It’s probably obvious, me being Christian pastor and all, that my theology and beliefs are based on what I learn from the Bible. I often feel like I need to remind readers of that in my posts. So there it is. I’m not making this stuff up on my own.
I’m not that smart.
So… where did the Bible come from? Did God FedEx it straight from heaven one day? Or did people go into strange trances in order to hear from God? If it is written by humans – who are all sinful – how do we know we got the right stuff?
Or as a kid from my youth work days once asked me, how do we know that Matthew, Mark, Luke and John weren’t just a group of trouble-makers who got away with it?
This post could get really long, really fast. In fact, there may need to be future posts about the Bible in and of itself. But for today, let’s address three areas:
We read in 2 Timothy 3.16, that all Scripture is breathed out by God and profitable for teaching, for reproof, for correction, and for training in righteousness. This sentence declares unequivocally that the entire Bible (all scripture) is God’s work. But most of the documents of the Bible have people’s names attributed to them: Moses, Isaiah, David, Mark, Paul, James, etc. What’s the deal?
The deal is, God spoke THROUGH the writers of scripture. It is God’s heart, will and voice that we read in the Bible. But God chose to reveal this heart, will, and voice to and through writers, who wrote to people in their context, in a language that could be understood.
And he did this through the power, presence and direction of his Holy Spirit (more on the Holy Spirit in a future post – and in worship on May 23).
Summary: Christians believe that God is the author of the Bible, that he conveyed the written word through the work of men, inspired and directed by the Holy Spirit.
The Bible is mistakenly called a book. It is actually a collection of 66 documents (called books): history, poetry, prophecy, story, letters. These documents were written over a span of some 1500 years by a few dozen people. And yet, God in his infinite power and wisdom sovereignly saw to it that they all centered around one theme – his glory.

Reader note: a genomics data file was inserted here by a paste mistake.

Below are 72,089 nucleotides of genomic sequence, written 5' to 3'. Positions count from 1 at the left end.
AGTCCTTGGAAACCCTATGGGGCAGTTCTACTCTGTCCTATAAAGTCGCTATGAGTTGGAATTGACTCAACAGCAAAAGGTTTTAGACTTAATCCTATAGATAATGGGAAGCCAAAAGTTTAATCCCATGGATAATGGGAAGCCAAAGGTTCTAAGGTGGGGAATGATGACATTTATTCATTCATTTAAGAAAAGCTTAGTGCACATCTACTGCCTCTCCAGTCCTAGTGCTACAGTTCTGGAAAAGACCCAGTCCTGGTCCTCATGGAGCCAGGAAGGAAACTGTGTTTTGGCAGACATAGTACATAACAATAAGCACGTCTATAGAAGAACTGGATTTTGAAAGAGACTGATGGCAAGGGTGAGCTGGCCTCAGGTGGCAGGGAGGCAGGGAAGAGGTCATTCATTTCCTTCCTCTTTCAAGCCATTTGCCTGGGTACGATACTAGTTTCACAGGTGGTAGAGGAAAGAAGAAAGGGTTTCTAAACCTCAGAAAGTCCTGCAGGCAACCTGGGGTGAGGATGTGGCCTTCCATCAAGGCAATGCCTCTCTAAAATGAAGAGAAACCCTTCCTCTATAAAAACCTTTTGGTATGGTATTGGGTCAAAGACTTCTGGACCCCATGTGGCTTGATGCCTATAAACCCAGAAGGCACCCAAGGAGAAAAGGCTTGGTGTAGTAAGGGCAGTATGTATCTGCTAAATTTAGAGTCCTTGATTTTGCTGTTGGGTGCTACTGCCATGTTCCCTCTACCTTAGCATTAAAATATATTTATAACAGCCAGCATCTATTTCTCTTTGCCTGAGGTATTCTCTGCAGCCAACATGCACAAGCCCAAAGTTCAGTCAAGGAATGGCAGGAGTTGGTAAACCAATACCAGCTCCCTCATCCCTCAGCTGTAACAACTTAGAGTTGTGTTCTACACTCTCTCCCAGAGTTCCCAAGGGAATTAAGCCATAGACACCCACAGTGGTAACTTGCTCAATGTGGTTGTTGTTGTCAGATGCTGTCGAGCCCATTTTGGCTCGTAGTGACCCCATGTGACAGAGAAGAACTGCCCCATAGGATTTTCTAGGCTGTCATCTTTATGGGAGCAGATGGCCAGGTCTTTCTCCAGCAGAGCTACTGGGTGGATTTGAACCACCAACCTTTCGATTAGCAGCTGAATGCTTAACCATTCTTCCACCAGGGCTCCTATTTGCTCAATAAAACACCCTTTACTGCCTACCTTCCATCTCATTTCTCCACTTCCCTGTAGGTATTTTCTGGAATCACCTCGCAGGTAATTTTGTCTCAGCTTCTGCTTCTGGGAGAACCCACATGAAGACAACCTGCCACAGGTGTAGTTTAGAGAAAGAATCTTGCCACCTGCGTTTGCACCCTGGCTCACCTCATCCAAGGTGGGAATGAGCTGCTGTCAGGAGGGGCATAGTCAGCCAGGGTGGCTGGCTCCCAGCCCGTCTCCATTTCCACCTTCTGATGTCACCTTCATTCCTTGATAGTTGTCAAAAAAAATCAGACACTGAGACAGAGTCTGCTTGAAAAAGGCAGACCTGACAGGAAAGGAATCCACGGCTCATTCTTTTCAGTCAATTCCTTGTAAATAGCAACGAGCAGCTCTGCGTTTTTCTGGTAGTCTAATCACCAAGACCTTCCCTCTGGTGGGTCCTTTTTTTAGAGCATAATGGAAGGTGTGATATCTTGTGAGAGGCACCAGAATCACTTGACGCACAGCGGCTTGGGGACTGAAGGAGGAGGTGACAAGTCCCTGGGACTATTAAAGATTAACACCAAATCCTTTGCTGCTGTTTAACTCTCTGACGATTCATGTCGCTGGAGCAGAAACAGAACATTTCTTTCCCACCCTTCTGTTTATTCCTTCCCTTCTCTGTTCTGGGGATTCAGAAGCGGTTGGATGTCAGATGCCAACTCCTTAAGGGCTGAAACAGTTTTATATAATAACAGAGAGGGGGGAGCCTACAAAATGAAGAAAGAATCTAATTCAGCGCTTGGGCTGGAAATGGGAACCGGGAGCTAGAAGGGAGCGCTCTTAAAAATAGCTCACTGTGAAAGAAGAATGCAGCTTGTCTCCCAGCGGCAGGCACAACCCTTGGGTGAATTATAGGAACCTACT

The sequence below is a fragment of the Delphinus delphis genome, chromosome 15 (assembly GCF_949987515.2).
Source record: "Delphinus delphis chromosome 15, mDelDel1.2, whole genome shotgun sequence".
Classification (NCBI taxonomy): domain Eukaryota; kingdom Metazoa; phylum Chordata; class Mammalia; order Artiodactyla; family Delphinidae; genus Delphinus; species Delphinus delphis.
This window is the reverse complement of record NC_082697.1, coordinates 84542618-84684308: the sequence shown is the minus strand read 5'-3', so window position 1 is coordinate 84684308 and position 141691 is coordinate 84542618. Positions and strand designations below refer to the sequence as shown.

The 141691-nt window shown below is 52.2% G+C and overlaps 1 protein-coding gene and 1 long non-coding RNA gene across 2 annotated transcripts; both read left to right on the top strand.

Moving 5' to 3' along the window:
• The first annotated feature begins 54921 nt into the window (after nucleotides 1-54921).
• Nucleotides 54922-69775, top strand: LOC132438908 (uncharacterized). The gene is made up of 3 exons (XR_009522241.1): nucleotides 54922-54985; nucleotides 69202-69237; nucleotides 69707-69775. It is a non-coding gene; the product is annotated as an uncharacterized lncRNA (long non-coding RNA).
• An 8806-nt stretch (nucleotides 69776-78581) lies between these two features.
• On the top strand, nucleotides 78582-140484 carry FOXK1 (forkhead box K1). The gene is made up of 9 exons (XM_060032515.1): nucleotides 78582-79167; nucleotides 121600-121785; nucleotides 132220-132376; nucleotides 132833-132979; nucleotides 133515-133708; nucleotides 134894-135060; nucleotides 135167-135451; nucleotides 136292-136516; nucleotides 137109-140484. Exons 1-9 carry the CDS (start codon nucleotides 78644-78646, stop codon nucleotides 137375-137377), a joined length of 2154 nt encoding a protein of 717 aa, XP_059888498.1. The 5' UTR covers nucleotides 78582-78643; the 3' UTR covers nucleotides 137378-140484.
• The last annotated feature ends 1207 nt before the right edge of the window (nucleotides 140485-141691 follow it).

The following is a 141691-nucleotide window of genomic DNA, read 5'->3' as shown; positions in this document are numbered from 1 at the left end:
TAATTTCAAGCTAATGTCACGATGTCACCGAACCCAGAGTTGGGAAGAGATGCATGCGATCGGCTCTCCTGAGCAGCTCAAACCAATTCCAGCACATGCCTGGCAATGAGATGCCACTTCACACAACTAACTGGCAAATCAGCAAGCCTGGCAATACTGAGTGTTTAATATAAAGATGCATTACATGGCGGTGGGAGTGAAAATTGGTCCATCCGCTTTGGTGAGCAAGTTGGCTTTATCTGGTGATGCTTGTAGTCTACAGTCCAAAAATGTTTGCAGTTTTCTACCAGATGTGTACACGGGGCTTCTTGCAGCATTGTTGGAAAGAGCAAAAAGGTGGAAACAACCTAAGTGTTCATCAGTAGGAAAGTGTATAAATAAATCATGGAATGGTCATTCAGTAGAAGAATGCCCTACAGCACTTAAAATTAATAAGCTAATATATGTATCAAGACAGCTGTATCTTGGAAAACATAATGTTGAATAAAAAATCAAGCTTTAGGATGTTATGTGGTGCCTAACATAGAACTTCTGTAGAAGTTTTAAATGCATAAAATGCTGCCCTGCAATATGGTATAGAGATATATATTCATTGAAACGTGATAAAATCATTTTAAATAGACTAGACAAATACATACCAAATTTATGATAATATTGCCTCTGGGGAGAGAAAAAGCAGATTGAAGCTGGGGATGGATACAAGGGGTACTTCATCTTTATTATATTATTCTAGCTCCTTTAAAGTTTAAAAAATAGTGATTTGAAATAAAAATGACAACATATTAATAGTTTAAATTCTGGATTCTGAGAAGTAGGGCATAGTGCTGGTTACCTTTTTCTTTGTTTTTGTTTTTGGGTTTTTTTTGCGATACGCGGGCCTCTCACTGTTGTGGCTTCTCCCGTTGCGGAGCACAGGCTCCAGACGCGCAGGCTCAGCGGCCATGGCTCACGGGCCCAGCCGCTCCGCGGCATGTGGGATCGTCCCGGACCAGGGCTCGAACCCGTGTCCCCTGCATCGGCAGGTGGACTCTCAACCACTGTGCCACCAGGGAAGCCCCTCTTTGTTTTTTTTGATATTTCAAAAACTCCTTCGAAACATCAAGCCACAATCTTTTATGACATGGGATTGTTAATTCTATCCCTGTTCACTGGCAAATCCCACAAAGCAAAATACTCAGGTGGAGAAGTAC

It’s for God’s glory that he created us, that he saved us, that he directs us, that he inspires us, that he disciplines us. God knows what he is doing with us, for us, and in us, and he has laid that out in his word. As such, and because the Bible is in fact God’s word, it is sometimes called the Canon.
Not cannon! Not something to be aimed at people who are “living in sin!” Canon means rule or norm. In other words, if you want to know what God has done and is doing; if you want to know how he reveals himself to you; if you want direction for living a life that honors and glorifies God – if you want to know anything about God – the Bible is your deal. It is the rule – or ruler – the measuring stick for what we can say and believe about God, and for how we are to live.
Summary: The Bible is a collection of 66 writings over a 1500-year period, which is God’s revealed will for his people in every time and place.
So, if the books of the Bible were written by men, how did people figure out which ones got in and which ones were left out? Keep in mind that there were other writings that also claimed to be inspired and also addressed the same issues as the books of our Bible.
The Old Testament canon was formed many years before Jesus and was held as scripture. Jesus held it and quoted it often as scripture, and as the saying goes, if it’s good enough for Jesus, it’s good enough for me!
Regarding the 27 books of the New Testament (NT), the final decisions of which books to include were made in councils, gatherings of Christian leaders who met prayerfully to discern the leading of the Holy Spirit. In these councils, three criteria were used to determine the canon.
A. Apostolic authorship or endorsement. In other words, for a book to be included in the New Testament, it had to have been written by someone who had direct contact with Jesus, or by someone who was verifiable by someone who did have that direct contact. This insured integrity of the writers.
B. Early recognition by the church. The canon wasn’t confirmed until the fourth century. So many challengers to the canon came along between the days of Jesus and the determining councils. One of the criterial used, then, was this: which books have we found trustworthy and authoritative since the beginning? What has been guiding us as Christians since the days of the disciples?
C. Harmonization with undisputed books. The writings now contained in the New Testament were written between 50-100 AD. From this time forward, there were certain books of the NT that were never doubted as scripture. But others were doubted and challenged. The councils wisely understood that scripture cannot contradict itself, so any book that did not agree with the truths taught in the earliest-accepted books could not qualify. Even today, antagonists wonder why some ‘deserving’ books aren’t in the Bible (see the DaVinci Code, for example). The primary answer is, they contradict the teachings of books that met the first two criteria above.
Summary: The 27 books of the New Testament were prayerfully determined by Christian leaders in councils, during the fourth century. Three vital criteria were used, in addition to the leading of the Holy Spirit. Christians can be confident that these – and only these – are the revealed word of God for those whom he has called and saved.